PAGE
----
You know that ‘hangover’ feeling? When the pulses in your head profusely pound away, causing your eyes and all facial features to melt away? Well, that’s basically how every single Carolina Panthers fan in 2016 is feeling right now. That “Super Bowl Hangover” is now becoming a reality for Carolina and it’s been predicated through countless slow starts, under performances out of core players, and an overabundance of bad mistakes. Now, this once superior and high-caliber Panthers squad find themselves in the depth of a 1-5 start, wounded, and afraid.
Here’s how the Panthers have gotten to this point, and ways that they can (somehow) dig themselves out of such a deep hole.
The Norman Effect
The first thing people are going to talk about is Carolina’s gamble to rescind the franchise tag of all-Pro cornerback Josh Norman. That gamble has definitely not paid off, given the fact that the Panthers’ secondary is relying on two rookies (Daryl Worley and James Bradberry) on each side.
I backed our decision to let Norman walk for the reason that Carolina’s extremely talented front-seven would wreak havoc to opposing team’s offensive lines once again. Instead, the Panthers’ pass rush has disappeared, forcing defensive coordinator Sean McDermott to bring extra guys on blitzes, allowing an already challenged secondary to become exploited. Overall, Carolina’s defense, which stood at No. 6 in the league last season, has exponentially gotten worse dropping to an atrocious 29th in the league.
While I agree that Norman is a factor in Carolina’s struggles, also remember the absences of veterans such as Charles Tillman, Jared Allen and Cortland Finnegan who played vital roles in the continuity of their defense last year. With that said, I think the lack of a pass rush has been a bigger factor than the loss of Norman. It’s put even more pressure on the rookies having to cover for so long and has exposed the fact that they are young and don’t know the speed of the NFL yet. There’s no doubt this gamble has backfired, but you’ve also got to put it on the execution of the players just as much the decision of the organization.
Turnovers and misusage of players
The offense has had its share of struggles, by battling an injury-filled season out of workhorse running back Jonathan Stewart, to suffering from an unfathomable amount of carelessness in ball security. After leading the NFL last season in turnover margin (+20), the Panthers have unraveled in a sense, holding a woeful -7 margin this season.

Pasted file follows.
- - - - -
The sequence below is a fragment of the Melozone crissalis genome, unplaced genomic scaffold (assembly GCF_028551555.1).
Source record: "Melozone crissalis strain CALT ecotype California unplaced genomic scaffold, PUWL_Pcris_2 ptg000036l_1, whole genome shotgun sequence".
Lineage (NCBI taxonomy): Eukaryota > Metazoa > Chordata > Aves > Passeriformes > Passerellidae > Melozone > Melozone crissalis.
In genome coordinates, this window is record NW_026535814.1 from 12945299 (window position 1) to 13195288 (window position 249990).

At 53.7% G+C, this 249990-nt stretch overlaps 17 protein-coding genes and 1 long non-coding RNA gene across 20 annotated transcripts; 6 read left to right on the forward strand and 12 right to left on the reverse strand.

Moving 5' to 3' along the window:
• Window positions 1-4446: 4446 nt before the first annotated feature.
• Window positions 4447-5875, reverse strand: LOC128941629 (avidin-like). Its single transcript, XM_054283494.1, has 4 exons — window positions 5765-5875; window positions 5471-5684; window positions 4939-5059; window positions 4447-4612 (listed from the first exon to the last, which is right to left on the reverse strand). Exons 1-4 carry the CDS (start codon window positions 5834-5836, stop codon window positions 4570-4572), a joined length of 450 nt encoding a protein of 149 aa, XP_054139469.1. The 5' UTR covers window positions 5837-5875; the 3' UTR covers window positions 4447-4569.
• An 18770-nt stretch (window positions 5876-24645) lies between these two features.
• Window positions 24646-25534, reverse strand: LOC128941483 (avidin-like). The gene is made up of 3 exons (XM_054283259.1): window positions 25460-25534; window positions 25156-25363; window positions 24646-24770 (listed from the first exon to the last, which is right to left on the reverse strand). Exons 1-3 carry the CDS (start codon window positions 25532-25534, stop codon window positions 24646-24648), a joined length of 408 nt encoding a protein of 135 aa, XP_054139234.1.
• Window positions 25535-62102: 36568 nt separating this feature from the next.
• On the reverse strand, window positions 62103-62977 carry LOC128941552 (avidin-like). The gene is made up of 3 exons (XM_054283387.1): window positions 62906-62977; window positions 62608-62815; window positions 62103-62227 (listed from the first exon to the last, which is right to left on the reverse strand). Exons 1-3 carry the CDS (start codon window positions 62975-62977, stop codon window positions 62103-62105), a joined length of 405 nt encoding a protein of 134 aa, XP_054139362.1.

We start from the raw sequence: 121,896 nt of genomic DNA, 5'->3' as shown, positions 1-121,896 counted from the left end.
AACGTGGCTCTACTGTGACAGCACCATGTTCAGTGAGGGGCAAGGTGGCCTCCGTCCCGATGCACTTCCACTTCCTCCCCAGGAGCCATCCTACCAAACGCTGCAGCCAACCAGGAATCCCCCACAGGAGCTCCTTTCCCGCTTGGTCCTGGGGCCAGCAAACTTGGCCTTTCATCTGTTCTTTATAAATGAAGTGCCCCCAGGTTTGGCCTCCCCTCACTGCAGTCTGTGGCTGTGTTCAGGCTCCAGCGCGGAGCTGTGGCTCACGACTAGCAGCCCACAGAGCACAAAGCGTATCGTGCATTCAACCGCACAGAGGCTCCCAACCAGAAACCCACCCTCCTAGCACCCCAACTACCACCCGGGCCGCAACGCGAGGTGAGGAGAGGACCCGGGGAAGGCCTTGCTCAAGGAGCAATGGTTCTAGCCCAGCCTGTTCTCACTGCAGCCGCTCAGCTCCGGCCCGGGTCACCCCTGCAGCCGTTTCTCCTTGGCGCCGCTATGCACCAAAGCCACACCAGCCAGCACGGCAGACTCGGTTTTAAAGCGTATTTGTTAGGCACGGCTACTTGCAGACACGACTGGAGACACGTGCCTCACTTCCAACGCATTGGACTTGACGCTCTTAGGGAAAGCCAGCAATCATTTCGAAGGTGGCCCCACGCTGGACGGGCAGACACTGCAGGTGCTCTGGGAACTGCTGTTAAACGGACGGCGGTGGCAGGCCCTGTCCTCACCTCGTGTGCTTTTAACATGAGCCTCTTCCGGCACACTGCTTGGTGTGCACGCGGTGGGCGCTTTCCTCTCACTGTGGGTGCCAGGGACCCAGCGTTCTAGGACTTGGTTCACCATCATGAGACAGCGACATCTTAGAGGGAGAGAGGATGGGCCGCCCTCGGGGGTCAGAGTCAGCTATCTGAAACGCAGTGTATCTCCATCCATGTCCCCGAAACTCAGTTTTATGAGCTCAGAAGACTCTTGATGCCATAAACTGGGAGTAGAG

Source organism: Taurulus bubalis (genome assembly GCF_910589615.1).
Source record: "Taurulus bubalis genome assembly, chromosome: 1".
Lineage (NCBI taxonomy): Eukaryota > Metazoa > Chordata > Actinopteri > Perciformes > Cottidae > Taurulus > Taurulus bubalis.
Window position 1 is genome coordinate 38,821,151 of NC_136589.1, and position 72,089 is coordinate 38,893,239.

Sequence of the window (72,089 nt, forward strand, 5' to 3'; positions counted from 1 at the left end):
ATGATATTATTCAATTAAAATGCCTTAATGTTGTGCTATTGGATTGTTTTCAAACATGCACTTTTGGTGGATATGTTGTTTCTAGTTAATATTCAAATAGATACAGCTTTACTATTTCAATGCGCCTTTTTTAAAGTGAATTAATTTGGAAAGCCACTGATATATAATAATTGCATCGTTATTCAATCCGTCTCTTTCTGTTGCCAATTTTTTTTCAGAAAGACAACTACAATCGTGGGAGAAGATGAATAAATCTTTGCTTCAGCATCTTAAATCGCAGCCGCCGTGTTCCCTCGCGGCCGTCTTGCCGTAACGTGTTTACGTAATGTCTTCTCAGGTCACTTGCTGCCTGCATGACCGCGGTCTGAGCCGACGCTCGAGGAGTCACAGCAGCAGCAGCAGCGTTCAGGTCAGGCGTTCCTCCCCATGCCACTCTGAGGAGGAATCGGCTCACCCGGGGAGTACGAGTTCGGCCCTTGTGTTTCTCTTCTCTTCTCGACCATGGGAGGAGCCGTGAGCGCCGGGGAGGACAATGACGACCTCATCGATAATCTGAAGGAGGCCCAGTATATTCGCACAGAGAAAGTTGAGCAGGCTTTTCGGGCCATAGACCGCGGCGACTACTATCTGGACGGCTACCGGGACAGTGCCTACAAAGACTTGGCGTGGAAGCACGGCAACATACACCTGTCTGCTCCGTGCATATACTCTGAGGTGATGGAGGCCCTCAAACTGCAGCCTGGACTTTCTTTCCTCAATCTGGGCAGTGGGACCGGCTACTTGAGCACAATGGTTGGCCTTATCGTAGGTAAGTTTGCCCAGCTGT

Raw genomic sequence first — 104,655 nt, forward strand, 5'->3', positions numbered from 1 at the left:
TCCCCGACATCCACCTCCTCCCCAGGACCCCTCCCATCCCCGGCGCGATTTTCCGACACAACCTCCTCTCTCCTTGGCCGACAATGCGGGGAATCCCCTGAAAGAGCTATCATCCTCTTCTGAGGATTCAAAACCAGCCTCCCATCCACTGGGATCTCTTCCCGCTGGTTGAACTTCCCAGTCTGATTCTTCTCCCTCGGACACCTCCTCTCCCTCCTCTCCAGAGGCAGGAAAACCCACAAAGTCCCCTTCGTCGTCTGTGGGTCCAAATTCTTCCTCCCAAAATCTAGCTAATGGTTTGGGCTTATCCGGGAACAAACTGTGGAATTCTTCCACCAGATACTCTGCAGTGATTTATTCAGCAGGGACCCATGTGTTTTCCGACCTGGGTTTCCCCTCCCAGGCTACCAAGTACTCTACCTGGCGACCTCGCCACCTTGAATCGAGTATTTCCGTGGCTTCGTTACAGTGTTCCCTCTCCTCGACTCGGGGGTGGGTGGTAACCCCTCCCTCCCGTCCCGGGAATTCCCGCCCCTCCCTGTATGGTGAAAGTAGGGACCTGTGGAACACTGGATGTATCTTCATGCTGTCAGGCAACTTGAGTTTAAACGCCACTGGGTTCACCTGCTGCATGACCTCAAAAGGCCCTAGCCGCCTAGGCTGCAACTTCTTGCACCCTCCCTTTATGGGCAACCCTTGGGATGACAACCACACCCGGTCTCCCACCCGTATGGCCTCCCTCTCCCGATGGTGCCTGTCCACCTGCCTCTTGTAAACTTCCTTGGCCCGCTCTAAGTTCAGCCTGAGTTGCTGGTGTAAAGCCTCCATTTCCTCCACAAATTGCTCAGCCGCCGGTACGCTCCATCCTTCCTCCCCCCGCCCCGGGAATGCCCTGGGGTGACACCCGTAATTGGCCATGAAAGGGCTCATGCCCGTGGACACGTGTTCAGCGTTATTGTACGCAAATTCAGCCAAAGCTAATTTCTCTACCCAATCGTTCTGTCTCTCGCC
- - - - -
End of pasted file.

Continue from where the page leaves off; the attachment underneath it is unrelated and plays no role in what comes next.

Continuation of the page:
Carolina’s less than desirable offensive line play has contributed partly to that. When he isn’t battling concussion protocols, quarterback Cam Newton has been running for his life outside the pocket this season. Additionally, Newton or his backup Derek Anderson hasn’t received the same stellar production like they did last year at wide receiver. Kelvin Benjamin has emerged and is thriving once again as option No. 1, catching 29 passes for 394 yards and recording a team-high four touchdowns. But after Benjamin, no one has solidified their roles. Ted Ginn and Philly Brown have lacked that “edge” or breakaway speed that captured their framework amid breakout years in 2015. And Devin Funchess has seemingly disappeared to the tune of just seven catches this season.
Honestly for the season’s first six weeks, Carolina has looked every bit of what a 1-5 should look like; not finishing drives, failing to stop opponents when they need to, and simply not winning the turnover margin. However, through all of it the Panthers have been dealt with an unfortunate hand. In three of their losses, Carolina has fallen victim to field goals late in regulation. A missed game-winning field goal attempt by Graham Gano at Denver in Week 1. A game-winner by Tampa as time expired in Week 4, and another game winner with 11 seconds left against the Saints. The reality is the Panthers are seemingly three field goals away from possibly having a 4-2 record. That in itself is why the NFL can be depicted as a “game of inches”.
While Carolina’s season has no doubt been disappointing, there’s still a sliver of hope that the playoffs could be calling. Hey, the 2015 Kansas City Chiefs were handed this same fate after starting their season 1-5 as well. However, it’s worth mentioning that no teams’s schedule is the same, and that the Chiefs clawed their way to the divisional round last year through an opportunistic defense that was deep and versatile. Right now, Carolina’s defense is anything but that. The Panthers still possess a good enough roster to not blow everything up in 2016. But time is ticking.